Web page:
The company reportedly attempted to raise liquidity as many have previously rumored. However, Genesis apparently met the same fate of FTX and has not succeeded in raising capital during tumorous market conditions. The lending platform refused to provide a comment to Bloomberg and confirm their bankruptcy filing.
The crypto market took a heavy hit shortly after the news report came out. Bitcoin, which had recently increased 30% in value since the month’s start, fell 4% after the report. It’s worth noting that the altcoin market took a much heavier hit.
Investors now speculate whether the market has already priced in Genesis’ bankruptcy or whether we still have to see real pain. Whatever ends up happening, one thing is for certain: the worst is behind us. All the great overleveraged companies have collapsed and turned into dust. All that’s left is for the market to heal back and reclaim its glory.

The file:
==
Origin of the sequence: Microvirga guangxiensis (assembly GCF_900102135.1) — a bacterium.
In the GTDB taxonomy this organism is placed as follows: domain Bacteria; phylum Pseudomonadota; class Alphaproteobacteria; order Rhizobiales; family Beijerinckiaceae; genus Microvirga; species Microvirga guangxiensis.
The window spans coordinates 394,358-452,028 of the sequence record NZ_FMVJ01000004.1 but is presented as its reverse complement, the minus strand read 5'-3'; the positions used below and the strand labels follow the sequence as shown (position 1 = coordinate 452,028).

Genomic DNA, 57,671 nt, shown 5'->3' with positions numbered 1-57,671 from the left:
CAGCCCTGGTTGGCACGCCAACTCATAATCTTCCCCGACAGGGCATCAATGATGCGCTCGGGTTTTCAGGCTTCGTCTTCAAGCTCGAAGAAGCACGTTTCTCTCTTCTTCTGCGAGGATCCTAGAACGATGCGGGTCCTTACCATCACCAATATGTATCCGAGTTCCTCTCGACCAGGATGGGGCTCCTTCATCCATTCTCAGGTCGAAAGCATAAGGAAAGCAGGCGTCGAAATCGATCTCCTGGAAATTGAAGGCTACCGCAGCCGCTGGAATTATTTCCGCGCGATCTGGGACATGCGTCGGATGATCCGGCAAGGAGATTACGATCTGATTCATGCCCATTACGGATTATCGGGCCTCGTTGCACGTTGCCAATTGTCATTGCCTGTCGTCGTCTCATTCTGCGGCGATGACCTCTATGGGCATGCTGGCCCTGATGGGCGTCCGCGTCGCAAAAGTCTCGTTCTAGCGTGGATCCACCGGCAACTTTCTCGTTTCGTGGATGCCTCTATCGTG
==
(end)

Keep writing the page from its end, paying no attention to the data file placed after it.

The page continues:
DCG took the step this week to suspend dividends until further notice. In a letter to shareholders, the company told investors that DCG is focused on strengthening its balance sheet by reducing operating expenses and preserving liquidity. Moreover, DCG stated that it took the decision “in response to the current market environment” – a market that has seen nothing but growth in the past few weeks.
Days later, a Bloomberg report all but confirms that Genesis plans to file for bankruptcy by February at the latest. No one, especially not Barry, has responded to the report. But given how rapidly the situation deteriorated, it’s more than certain that Genesis is done.
If anything, the story of Genesis – and similar market entities – have a valuable lesson to teach us: transparency is key. No one can get away with misusing customer funds. And no matter how good cryptocurrencies perform, it’s never good to be overleveraged. You might only lose a thousand dollars, but your friendly crypto company next-door will lose billions.
About The Author:
Marko is a crypto enthusiast who has been involved in the blockchain industry since 2018. When not charting, tweeting on CT, or researching Solana NFTs, he likes to read about psychology, InfoSec, and geopolitics.